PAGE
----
Will Auburn have all its players eligible for the title game?

SPORTSbyBROOKS has news that will make many Auburn Tiger fans spit up their Cheerios this morning.

All indications are that Heisman winner Cam Newton will be eligible to play Oregon in the BCS National Championship Game in two weeks. But there have been reports that indicate that some Tigers could be facing academic issues for the game.

But just when Auburn fans thought they could relax, a cryptic comment by head coach Gene Chizik last week indicated the barn door on eligibility issues for the Tigers hasn’t swung shut just yet.

The MONTGOMERY ADVERTISER reported last week:

Chizik said Auburn is “still getting some things cleared up academically” and isn’t yet sure if all players are in good academic standing.

Jay Coulter at the Auburn website Track ‘Em Tigers reiterated the lingering concern today in a blog entry:

There’s still no word on whether Auburn had any academic casualties that could cause some players to miss the championship game. Auburn coach Gene Chizik has been mum on the subject for the past month. You can bet the rumor mill will be in overdrive this week if Chizik doesn’t address the issue. Keep your fingers crossed…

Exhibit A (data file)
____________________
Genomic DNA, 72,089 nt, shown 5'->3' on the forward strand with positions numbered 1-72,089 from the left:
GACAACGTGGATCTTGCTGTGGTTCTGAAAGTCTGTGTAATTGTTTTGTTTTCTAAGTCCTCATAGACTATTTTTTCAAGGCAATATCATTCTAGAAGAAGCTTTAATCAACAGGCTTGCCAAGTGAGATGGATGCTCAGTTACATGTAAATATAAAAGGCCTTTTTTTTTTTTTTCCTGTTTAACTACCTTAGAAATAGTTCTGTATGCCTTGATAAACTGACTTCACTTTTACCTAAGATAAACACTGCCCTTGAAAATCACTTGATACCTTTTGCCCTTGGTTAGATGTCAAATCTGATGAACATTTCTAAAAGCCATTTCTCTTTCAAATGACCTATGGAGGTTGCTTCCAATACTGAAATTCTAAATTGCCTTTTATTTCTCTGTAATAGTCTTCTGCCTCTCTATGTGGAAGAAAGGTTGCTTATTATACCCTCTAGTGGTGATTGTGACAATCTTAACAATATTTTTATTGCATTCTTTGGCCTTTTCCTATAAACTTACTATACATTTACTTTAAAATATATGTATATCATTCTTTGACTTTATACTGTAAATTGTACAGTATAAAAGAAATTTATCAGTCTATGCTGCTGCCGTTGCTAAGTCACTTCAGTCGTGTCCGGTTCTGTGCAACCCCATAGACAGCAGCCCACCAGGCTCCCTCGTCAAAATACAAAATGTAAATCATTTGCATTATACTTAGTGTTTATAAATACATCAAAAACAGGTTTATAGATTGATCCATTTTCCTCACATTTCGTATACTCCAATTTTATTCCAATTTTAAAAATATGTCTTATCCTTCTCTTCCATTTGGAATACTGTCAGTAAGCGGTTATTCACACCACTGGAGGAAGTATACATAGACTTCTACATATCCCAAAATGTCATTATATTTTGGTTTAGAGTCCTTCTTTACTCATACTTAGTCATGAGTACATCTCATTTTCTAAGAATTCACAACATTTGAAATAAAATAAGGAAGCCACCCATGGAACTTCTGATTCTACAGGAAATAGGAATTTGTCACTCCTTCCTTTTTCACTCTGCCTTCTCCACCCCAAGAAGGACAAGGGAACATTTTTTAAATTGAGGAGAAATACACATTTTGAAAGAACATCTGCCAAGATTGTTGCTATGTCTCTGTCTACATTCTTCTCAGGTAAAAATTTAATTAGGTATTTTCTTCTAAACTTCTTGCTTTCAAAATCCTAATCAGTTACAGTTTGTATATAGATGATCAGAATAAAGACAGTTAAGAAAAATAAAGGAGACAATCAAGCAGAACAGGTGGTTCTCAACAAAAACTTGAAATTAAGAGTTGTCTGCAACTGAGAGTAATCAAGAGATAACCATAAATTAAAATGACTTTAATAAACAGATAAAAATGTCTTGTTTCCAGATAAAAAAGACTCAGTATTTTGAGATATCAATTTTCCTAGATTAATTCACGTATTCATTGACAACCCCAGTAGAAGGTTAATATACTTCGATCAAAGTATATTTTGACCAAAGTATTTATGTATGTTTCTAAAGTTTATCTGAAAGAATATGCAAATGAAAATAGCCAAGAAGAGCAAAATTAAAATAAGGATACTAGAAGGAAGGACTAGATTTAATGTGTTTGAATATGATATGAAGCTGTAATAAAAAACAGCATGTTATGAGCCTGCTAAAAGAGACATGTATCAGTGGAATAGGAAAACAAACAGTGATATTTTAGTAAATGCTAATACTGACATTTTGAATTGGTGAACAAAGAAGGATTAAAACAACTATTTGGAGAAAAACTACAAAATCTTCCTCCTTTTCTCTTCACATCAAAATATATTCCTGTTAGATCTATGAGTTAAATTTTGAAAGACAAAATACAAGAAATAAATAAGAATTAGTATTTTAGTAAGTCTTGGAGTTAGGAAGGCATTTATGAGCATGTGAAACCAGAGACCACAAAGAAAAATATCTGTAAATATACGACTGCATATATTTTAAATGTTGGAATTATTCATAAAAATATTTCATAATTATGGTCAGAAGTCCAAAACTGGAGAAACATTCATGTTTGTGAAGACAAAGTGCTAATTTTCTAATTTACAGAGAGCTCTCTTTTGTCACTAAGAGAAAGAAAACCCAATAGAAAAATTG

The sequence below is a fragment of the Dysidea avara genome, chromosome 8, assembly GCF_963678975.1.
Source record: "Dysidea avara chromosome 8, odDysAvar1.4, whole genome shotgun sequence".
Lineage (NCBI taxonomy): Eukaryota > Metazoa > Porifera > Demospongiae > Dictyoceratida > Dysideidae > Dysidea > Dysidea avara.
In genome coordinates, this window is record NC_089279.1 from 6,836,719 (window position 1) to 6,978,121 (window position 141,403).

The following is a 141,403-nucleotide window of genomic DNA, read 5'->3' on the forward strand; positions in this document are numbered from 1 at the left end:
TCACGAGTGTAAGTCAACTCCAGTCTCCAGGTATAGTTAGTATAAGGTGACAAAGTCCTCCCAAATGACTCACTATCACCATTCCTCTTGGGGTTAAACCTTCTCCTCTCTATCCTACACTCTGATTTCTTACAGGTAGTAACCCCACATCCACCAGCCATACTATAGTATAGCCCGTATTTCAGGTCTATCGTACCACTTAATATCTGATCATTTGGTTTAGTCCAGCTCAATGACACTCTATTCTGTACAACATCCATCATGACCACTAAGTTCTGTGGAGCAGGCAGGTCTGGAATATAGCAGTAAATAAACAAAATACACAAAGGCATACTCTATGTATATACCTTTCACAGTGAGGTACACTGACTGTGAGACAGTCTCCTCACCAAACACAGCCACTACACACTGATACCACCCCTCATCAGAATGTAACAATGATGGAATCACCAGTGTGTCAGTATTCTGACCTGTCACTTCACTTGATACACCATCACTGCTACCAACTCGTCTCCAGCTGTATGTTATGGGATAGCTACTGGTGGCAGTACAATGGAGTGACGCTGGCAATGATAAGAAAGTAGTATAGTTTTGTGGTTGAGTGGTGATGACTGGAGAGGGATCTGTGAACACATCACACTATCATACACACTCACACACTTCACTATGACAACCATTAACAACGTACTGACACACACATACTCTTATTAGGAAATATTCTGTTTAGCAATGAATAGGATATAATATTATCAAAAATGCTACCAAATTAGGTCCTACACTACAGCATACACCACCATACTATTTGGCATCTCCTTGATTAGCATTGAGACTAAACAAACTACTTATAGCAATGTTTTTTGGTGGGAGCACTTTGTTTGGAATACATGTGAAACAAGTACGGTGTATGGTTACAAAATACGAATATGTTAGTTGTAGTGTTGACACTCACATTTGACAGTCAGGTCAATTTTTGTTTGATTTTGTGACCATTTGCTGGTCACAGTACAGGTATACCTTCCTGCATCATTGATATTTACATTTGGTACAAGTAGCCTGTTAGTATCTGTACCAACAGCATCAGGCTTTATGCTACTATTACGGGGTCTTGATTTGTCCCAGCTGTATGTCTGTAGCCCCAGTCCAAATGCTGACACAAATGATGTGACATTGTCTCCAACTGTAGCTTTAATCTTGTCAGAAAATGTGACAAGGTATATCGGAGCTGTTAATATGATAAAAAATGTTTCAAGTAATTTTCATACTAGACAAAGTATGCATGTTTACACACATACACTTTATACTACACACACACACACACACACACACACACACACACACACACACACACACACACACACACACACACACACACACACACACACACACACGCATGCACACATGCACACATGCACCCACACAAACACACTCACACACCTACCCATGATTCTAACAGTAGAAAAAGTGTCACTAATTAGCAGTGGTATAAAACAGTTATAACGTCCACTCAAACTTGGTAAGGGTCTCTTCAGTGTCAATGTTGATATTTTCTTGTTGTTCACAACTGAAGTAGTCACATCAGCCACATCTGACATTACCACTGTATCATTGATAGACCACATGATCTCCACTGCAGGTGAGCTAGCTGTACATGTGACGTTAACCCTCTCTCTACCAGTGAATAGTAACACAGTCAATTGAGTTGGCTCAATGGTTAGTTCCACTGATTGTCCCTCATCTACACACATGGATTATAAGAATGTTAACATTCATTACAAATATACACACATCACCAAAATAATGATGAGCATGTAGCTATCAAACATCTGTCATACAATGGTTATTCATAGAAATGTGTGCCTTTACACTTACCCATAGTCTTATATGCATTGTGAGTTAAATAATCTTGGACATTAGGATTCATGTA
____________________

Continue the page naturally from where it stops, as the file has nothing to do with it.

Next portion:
It’s not fair to speculate at this point which players may be ineligible because none of them may be. If you read between Chizik’s comments it certainly seems that he could be without some of his players, but maybe he’s misleading the media. Or maybe the issues will be cleared up by January 10th (whatever that means).

Of course, if Auburn is without Newton then it changes the entire landscape of the game. But as of right now, Tiger fans seemingly have nothing to worry about.

Follow the Scores Report editors on Twitter @clevelandteams and @bullzeyedotcom.

New BCS Committee Chief rips playoff idea

The Nebraska State Paper.com sat down this week with University of Nebraska-Lincoln chancellor Harvey Perlman, who was recently appointed as chairman of the BCS Presidential Oversight Committee, which ultimately decides how the BCS is set up on a year basis.